project.”

Translation: Ron Brown is long dead and Bill Clinton is not anxious
to cuddle up to the Suharto family for fear of raising questions about
donations from Indonesian billionaire Moctar
Riady.

“Ex-Im (Export Import Bank) is the guarantor for $540 million in the
pre-completion phase. OPIC is the senior lender (provides guarantees for
banks to lend) and insurance provider for the post-completion phase
($200 million). (Mission did not take out political risk insurance from
OPIC or Ex-Im.)”

Translation: Mission Energy’s mistake in not seeking the “political”
insurance was a calculated risk that will cost stock-holders and
customers. Corporate losses overseas will have to be made up with lower
profits at home and higher rates for CalEdison customers.

In fact, according to the Commerce Department, there are U.S.
companies with contracts inside Indonesia who have an interest in the
failure of the Paiton power plant: “Both Ex-Im and OPIC confirmed that
if the 1200 MW Paiton project were to go on line, it would most likely
wipe out any
further GOI (Government of Indonesia) need for other power plants. Thus,
several other major U.S. power developers with other projects, in
varying stages of completion, are potential competitors with Edison for
power purchase agreements.”

Nor does the Commerce Department remove any cloud of scandal from the
Clinton administration. “Warren Christopher is on Edison Mission’s board
of directors,” states the Commerce report.

The 1998 coversheet states quite clearly the Paiton project was of
extreme importance to another former member of the Clinton
administration. During the period of 1994 through 1996, Warren
Christopher, secretary of state, had a vested interest in seeing the
Paiton project to completion.

The connection between Paiton and Moctar Riady, a major figure in the
DNC campaign finance scandals, are clearly documented through PT bank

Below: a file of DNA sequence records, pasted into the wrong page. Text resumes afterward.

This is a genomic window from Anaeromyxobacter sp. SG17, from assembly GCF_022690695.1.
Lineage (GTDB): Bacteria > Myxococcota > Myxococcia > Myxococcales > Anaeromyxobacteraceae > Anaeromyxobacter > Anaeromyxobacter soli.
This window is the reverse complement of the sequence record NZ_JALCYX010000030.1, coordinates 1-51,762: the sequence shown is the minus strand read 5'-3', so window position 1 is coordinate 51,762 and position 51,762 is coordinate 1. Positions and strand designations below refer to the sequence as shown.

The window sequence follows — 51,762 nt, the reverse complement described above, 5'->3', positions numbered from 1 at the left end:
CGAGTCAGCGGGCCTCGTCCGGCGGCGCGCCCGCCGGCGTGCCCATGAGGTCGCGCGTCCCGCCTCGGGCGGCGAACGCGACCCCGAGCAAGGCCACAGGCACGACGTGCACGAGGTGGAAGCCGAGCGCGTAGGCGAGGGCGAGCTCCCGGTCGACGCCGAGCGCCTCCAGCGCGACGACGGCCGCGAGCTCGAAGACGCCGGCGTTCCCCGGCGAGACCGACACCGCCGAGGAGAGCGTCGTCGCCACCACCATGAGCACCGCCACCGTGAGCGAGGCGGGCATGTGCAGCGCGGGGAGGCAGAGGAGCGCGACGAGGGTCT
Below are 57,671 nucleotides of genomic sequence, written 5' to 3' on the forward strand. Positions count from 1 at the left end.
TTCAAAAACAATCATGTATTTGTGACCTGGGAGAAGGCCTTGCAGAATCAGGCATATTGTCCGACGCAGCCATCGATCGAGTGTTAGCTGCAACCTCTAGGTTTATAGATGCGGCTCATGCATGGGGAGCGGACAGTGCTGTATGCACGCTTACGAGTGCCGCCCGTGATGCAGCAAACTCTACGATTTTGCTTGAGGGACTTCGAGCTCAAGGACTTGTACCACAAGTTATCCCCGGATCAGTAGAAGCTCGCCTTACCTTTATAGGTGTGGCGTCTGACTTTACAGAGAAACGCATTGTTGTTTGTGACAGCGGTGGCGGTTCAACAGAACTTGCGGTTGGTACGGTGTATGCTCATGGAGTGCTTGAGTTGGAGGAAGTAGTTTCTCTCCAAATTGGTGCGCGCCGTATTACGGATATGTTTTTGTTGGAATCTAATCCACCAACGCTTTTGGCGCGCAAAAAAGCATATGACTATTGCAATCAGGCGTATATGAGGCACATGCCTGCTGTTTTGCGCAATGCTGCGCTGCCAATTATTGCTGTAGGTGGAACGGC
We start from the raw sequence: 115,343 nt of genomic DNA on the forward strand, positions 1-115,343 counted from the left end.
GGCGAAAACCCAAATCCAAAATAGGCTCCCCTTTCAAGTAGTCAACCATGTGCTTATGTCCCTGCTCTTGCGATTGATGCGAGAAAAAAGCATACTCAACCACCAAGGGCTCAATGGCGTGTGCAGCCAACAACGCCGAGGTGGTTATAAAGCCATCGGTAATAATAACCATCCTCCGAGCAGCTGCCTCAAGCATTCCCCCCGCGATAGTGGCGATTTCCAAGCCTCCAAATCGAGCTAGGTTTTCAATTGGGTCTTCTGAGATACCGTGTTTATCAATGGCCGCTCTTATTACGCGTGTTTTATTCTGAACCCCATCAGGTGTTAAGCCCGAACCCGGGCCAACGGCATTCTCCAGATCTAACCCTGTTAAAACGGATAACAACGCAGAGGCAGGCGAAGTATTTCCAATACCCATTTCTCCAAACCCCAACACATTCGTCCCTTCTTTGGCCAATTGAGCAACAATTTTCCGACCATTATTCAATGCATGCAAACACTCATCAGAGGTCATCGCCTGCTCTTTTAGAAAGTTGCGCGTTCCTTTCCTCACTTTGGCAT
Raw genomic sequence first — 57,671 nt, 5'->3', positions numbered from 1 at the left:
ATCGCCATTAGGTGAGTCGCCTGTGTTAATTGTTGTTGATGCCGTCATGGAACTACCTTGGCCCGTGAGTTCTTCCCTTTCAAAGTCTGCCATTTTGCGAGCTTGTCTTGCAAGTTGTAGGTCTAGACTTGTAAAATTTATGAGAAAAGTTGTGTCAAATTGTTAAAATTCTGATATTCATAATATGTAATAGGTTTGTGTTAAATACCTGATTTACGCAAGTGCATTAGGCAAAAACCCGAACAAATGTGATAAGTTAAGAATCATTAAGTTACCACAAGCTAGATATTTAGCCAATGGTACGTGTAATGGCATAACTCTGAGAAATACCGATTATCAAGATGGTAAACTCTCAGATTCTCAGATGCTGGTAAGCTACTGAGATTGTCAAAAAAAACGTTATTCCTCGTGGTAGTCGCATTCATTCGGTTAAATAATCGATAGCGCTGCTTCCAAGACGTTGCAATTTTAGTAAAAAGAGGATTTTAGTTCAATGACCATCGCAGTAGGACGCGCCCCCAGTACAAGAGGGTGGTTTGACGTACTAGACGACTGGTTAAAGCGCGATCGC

Lippo. PT Lippo is a partner of First Union
Bank, a major investor in the Paiton project. The leader of the U.S.
project in the Paiton power plant, Mission Energy, is also a partner of
Indonesia’s Lippo Group. The Lippo Group is a consortium, part-owned by
billionaire Moctar Riady.

PT Lippo also provides financing to “brother-in-law” Hashim for his
coal mining company that supplies Paiton. Hashim is himself a key
figure. While serving as the minister for mines under
Suharto, Hashim also managed to purchase the world’s only “low sulfur”
coal mine. His financial backers include Moctar Riady’s PT Lippo and,
his sister-in-law, Prawabo.

Hashim and Moctar Riady both found themselves with a global monopoly
thanks to Bill Clinton’s executive order for the 1.7 million-acre Grand
Staircase-Escalante National Monument in
Utah, over the only other known “low sulfur” deposit.

The connections between Riady and Clinton have a much more sinister
theme than coal monopolies and taxpayer backed power plants in the
middle of Asia. Testimony before Senator Thompson’s committee in 1998
revealed Moctar Riady’s involvement in Chinese espionage.

Testimony revealed the Lippo Group is in fact a joint venture of
China Resources, a trading and holding company “wholly owned” by the
Chinese communist government and used as a front for Chinese espionage
operations. Thus, behind all the front companies, the communist leaders
in Beijing have triumphed again.

Paiton represents the price of electing the morally bankrupt
Clinton-Gore administration. While American’s pay higher rates for
electricity at home, they are also quietly paying for power
plants abroad that will never generate a watt.